Detroit Lions vs. Green Bay Packers: Takeaways from Detroit's 22-9 Loss

Jeff Risdon@@JeffRisdonContributor IOctober 6, 2013

Detroit Lions vs. Green Bay Packers: Takeaways from Detroit's 22-9 Loss

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    Tom Lynn/Getty Images

    The Detroit Lions fell to the Green Bay Packers by a score of 22-9 at Lambeau Field. 

    Playing without Calvin Johnson and Nate Burleson, the Lions' offense struggled to accomplish much of anything against a patient, disciplined Green Bay defense. 

    The loss leaves the Lions at 3-2 but still tied atop the NFC North with the Chicago Bears, who lost at home to the New Orleans Saints. Next Sunday Detroit treks across Lake Erie to face the hot Cleveland Browns. Cleveland has won three in a row after dropping the first two games. 

    The Packers improve to 2-2, having played one less game because of their bye in Week 4. Green Bay hits the road to Baltimore for a date with the Ravens next Sunday. 

    Here are my initial takeaways from the loss. 

Calvin Johnson Is Irreplaceable

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    Benny Sieu-USA TODAY Sports

    When we saw Calvin Johnson listed as questionable this week, few thought Megatron would actually miss the game. 

    Once he was declared inactive, this game totally changed. The bookies thought so too, upping the line significantly. 

    After announced Calvin Johnson was inactive (knee), Packers went from -7.5 to -10

    — ® (@Sportsbook_com) October 6, 2013

    The lack of speed at wide receiver is already an issue when Johnson plays. Without him, the Packers' safeties did not have to worry about deep coverage whatsoever. 

    The ripple effect was that the linebackers could all focus exclusively on Reggie Bush, and they bottled him up effectively. 

    Get well soon, Calvin Johnson, because the Cleveland defense is even more physical and fundamentally sound than what we saw in Green Bay today.

A Quiet Day for Suh and Fairley

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    One of the keys to Detroit's 3-1 start was the dominating play of the defensive line. In particular, defensive tackle Ndamukong Suh had been outstanding, producing several impact plays and disrupting opposing offenses on a consistent basis. 

    In this game, the early ESPN box score credited Suh with three solo tackles and one tackle-for-loss. Honestly I was surprised to see the number that high. Suh was a decided non-factor in this game.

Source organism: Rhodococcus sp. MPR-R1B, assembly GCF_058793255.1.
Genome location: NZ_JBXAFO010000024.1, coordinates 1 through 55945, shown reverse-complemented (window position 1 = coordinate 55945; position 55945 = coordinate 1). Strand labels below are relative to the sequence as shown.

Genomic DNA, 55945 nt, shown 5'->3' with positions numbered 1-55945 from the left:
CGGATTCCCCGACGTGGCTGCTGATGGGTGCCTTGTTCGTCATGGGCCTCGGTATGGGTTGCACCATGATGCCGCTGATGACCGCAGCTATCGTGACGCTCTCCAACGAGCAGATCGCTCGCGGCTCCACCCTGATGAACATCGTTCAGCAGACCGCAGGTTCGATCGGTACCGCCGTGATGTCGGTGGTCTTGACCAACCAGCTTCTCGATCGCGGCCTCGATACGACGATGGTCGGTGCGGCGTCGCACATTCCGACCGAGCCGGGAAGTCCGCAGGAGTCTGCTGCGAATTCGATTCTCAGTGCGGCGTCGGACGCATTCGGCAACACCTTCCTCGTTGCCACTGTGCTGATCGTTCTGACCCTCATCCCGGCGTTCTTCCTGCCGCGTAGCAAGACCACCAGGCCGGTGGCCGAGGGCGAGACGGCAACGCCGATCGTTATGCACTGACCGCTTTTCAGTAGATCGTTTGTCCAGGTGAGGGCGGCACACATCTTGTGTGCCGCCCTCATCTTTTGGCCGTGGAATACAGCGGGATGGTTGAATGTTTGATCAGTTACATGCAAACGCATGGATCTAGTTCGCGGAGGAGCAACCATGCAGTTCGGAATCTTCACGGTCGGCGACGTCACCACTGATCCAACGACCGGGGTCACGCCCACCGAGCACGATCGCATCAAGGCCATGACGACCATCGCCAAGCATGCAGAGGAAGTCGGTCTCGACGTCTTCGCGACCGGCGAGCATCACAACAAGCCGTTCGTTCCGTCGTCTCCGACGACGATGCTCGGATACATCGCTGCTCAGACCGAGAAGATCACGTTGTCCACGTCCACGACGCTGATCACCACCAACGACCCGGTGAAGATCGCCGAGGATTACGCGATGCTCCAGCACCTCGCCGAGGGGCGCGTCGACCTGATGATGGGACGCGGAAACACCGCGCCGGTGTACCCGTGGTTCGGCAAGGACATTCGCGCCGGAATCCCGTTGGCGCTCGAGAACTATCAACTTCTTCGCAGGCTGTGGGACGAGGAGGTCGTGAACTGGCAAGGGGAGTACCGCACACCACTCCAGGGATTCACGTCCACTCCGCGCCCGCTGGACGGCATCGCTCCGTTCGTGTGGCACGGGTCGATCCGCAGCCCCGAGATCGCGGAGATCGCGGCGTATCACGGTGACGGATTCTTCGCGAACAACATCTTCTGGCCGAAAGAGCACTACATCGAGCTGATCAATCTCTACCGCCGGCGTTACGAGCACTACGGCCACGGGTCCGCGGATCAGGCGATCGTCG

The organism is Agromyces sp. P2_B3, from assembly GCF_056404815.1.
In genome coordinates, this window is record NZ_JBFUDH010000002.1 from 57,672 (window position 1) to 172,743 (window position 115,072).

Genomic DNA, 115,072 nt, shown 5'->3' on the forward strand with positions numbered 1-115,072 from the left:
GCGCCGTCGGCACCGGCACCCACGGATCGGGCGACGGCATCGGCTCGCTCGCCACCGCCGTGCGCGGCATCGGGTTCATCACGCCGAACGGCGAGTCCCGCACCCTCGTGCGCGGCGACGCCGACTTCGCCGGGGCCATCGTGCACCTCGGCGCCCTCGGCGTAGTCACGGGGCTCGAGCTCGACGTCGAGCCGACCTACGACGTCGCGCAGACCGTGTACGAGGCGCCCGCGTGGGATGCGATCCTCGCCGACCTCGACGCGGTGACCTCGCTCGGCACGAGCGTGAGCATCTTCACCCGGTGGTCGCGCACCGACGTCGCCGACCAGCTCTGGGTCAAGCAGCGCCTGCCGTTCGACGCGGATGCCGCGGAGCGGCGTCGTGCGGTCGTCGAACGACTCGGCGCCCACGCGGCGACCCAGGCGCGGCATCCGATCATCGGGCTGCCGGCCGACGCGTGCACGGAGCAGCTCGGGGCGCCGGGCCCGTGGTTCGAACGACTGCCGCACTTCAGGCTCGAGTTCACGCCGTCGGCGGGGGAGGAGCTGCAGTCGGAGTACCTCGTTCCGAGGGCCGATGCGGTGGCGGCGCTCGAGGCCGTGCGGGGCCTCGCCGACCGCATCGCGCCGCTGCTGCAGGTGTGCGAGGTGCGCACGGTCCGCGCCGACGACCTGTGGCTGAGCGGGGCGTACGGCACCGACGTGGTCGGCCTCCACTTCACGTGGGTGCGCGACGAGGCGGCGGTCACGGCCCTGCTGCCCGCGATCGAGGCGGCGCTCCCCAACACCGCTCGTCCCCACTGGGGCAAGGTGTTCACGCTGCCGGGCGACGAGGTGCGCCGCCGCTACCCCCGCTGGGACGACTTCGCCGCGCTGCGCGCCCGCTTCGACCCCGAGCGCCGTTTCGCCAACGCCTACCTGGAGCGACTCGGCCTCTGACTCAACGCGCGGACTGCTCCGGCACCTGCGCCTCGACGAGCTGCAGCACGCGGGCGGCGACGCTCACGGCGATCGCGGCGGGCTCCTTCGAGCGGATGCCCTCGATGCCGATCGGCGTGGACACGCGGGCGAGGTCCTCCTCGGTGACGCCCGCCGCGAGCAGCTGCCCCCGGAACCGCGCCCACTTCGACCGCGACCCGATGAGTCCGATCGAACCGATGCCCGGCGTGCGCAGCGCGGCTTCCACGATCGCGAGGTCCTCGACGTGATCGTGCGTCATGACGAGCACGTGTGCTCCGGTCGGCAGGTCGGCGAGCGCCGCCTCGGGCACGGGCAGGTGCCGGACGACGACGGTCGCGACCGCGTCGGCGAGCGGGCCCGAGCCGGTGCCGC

I'll have to study the film to really ascertain how much of that falls on Suh and how much should be credited to the Green Bay offensive line, but I noted several times that the Lions were trying too hard to get up the field right off the snap. 

    Fairley was even less effective than Suh. Other than trying to pick a fight late in the game, I have nothing in my game notes on No. 98 except "gets shoulders turned on run" and "a half-count late to find the ball". Oh yeah, he also committed an offsides penalty. 

    This duo will need a strong bounce-back game next week in Cleveland, which features one of the best centers in the league in Alex Mack but an iffy guard situation.

Get Reggie Bush the Ball Quicker

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    Benny Sieu-USA TODAY Sports

    Reggie Bush had very little room to run throughout the game. I alluded to one of the reasons why in the initial slide: the linebackers didn't have to worry about coverage responsibilities with the absence of the top two wideouts. 

    But the Lions did Bush no favors by continually using slow-developing run plays. The Green Bay defense is very good at reading and reacting. You beat that by attacking quickly, and by not giving them time to think about what they are seeing. 

    Far too often the Lions tried a delayed handoff or a straight handoff to Bush from a deep alignment in the backfield. That gave the Packers linebackers a chance to key on the play and attack the run. The initial run-blocking on many plays was solid, but because the run was so slow to develop it looked ineffective.

    I noted the improvement later in the game. The handoffs to Bush, as well as Joique Bell, were quicker to get going and more effective. It was an adjustment made too late to impact the game, unfortunately. 

    Hopefully the coaching staff picks up on this as well and gets the ball in the hands of the lethal weapon more quickly going forward. 

Brandon Pettigrew Just Might Be Turning the Corner

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    Jeff Hanisch-USA TODAY Sports